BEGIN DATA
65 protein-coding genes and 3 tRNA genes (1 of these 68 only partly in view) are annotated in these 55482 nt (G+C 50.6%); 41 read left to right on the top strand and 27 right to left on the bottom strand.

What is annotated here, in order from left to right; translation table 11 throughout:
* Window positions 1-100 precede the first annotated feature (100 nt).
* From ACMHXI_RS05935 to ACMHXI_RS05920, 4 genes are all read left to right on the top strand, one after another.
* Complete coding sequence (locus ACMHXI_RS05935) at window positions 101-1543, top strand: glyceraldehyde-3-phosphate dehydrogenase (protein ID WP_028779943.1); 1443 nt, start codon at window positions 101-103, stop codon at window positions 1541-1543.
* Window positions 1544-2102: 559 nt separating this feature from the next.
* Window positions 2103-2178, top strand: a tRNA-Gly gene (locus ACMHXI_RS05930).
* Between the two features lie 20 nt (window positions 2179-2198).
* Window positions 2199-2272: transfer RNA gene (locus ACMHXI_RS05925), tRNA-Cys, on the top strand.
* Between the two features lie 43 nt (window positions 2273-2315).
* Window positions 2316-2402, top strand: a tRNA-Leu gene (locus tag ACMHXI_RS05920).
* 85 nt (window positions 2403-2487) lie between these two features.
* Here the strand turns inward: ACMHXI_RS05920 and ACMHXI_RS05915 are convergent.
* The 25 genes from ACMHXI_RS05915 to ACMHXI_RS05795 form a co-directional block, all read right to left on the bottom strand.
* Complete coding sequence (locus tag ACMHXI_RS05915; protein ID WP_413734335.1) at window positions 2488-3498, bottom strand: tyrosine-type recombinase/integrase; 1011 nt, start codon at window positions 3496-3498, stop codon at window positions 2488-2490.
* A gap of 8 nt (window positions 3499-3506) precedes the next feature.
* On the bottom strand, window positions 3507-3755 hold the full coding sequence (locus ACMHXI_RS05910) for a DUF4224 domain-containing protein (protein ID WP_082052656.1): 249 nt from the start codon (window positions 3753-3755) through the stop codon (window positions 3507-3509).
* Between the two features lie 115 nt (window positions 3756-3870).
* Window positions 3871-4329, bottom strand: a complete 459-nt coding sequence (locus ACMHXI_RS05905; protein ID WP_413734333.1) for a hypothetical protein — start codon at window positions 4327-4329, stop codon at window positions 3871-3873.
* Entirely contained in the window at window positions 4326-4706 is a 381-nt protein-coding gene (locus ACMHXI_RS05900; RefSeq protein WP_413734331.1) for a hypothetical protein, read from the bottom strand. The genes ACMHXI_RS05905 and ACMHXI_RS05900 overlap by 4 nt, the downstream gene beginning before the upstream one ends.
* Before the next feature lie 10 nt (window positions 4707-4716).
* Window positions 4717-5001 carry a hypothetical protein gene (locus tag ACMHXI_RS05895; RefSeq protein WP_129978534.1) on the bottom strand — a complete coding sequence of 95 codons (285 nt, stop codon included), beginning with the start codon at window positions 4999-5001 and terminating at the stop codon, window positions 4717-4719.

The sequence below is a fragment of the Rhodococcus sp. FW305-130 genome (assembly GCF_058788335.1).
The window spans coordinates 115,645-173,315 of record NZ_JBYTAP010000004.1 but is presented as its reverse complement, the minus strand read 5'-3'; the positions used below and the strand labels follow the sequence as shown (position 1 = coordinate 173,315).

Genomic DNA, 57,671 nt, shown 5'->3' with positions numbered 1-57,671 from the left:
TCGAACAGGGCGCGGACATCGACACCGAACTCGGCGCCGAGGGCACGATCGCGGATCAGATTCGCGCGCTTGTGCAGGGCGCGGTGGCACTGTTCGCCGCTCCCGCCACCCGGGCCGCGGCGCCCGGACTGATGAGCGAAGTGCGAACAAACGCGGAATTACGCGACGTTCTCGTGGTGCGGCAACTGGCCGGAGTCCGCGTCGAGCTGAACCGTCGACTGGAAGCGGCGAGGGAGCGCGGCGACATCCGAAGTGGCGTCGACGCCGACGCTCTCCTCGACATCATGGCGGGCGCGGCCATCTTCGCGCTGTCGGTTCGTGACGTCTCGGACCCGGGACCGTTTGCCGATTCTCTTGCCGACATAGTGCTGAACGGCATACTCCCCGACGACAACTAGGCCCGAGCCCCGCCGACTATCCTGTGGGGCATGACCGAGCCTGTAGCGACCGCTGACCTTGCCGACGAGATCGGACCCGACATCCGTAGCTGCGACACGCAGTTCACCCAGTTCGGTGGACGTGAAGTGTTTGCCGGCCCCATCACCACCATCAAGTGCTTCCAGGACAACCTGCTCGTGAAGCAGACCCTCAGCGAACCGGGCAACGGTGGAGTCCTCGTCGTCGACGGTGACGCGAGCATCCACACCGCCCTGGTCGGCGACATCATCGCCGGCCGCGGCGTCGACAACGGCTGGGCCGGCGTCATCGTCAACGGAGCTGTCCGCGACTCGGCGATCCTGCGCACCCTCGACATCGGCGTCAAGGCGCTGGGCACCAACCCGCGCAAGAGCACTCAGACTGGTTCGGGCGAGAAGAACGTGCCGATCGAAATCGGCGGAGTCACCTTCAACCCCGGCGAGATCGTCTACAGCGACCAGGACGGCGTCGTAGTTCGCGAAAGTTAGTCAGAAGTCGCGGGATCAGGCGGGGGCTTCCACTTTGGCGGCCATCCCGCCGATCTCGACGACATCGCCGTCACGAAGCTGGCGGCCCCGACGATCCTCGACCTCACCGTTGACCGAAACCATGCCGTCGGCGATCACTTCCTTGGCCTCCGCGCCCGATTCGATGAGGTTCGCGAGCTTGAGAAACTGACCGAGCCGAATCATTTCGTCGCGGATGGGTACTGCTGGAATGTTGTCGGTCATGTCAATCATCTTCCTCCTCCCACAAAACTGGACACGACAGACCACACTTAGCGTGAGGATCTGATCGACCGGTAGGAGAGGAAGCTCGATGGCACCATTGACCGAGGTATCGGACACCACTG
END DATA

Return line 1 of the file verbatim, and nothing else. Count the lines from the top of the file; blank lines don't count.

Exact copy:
65 protein-coding genes and 3 tRNA genes (1 of these 68 only partly in view) are annotated in these 55482 nt (G+C 50.6%); 41 read left to right on the top strand and 27 right to left on the bottom strand.